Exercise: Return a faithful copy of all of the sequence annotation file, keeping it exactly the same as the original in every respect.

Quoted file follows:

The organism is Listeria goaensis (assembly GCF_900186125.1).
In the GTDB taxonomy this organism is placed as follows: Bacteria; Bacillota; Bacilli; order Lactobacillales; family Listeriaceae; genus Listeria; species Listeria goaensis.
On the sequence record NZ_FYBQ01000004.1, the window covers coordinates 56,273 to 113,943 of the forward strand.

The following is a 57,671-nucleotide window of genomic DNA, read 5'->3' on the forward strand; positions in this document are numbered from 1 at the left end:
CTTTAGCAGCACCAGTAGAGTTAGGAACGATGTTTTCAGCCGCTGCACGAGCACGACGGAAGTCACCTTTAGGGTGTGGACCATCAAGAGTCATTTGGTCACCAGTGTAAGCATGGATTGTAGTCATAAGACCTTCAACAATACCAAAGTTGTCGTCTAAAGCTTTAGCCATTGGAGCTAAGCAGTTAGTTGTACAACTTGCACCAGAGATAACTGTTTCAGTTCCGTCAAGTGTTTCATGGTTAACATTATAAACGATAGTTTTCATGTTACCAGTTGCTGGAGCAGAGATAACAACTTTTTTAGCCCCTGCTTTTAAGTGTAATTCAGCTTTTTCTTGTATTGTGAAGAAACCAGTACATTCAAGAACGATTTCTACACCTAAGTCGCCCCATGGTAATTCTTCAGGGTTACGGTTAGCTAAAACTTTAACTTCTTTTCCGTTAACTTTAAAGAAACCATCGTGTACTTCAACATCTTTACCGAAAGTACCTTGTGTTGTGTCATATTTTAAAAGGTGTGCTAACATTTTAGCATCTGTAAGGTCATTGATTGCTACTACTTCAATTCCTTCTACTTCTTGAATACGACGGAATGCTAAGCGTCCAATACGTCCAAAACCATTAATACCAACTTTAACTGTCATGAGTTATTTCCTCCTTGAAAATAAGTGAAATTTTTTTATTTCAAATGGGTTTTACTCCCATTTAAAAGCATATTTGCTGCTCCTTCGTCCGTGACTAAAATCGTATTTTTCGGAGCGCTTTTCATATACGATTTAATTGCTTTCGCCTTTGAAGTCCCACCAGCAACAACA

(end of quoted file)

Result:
The organism is Listeria goaensis (assembly GCF_900186125.1).
In the GTDB taxonomy this organism is placed as follows: Bacteria; Bacillota; Bacilli; order Lactobacillales; family Listeriaceae; genus Listeria; species Listeria goaensis.
On the sequence record NZ_FYBQ01000004.1, the window covers coordinates 56,273 to 113,943 of the forward strand.

The following is a 57,671-nucleotide window of genomic DNA, read 5'->3' on the forward strand; positions in this document are numbered from 1 at the left end:
CTTTAGCAGCACCAGTAGAGTTAGGAACGATGTTTTCAGCCGCTGCACGAGCACGACGGAAGTCACCTTTAGGGTGTGGACCATCAAGAGTCATTTGGTCACCAGTGTAAGCATGGATTGTAGTCATAAGACCTTCAACAATACCAAAGTTGTCGTCTAAAGCTTTAGCCATTGGAGCTAAGCAGTTAGTTGTACAACTTGCACCAGAGATAACTGTTTCAGTTCCGTCAAGTGTTTCATGGTTAACATTATAAACGATAGTTTTCATGTTACCAGTTGCTGGAGCAGAGATAACAACTTTTTTAGCCCCTGCTTTTAAGTGTAATTCAGCTTTTTCTTGTATTGTGAAGAAACCAGTACATTCAAGAACGATTTCTACACCTAAGTCGCCCCATGGTAATTCTTCAGGGTTACGGTTAGCTAAAACTTTAACTTCTTTTCCGTTAACTTTAAAGAAACCATCGTGTACTTCAACATCTTTACCGAAAGTACCTTGTGTTGTGTCATATTTTAAAAGGTGTGCTAACATTTTAGCATCTGTAAGGTCATTGATTGCTACTACTTCAATTCCTTCTACTTCTTGAATACGACGGAATGCTAAGCGTCCAATACGTCCAAAACCATTAATACCAACTTTAACTGTCATGAGTTATTTCCTCCTTGAAAATAAGTGAAATTTTTTTATTTCAAATGGGTTTTACTCCCATTTAAAAGCATATTTGCTGCTCCTTCGTCCGTGACTAAAATCGTATTTTTCGGAGCGCTTTTCATATACGATTTAATTGCTTTCGCCTTTGAAGTCCCACCAGCAACAACA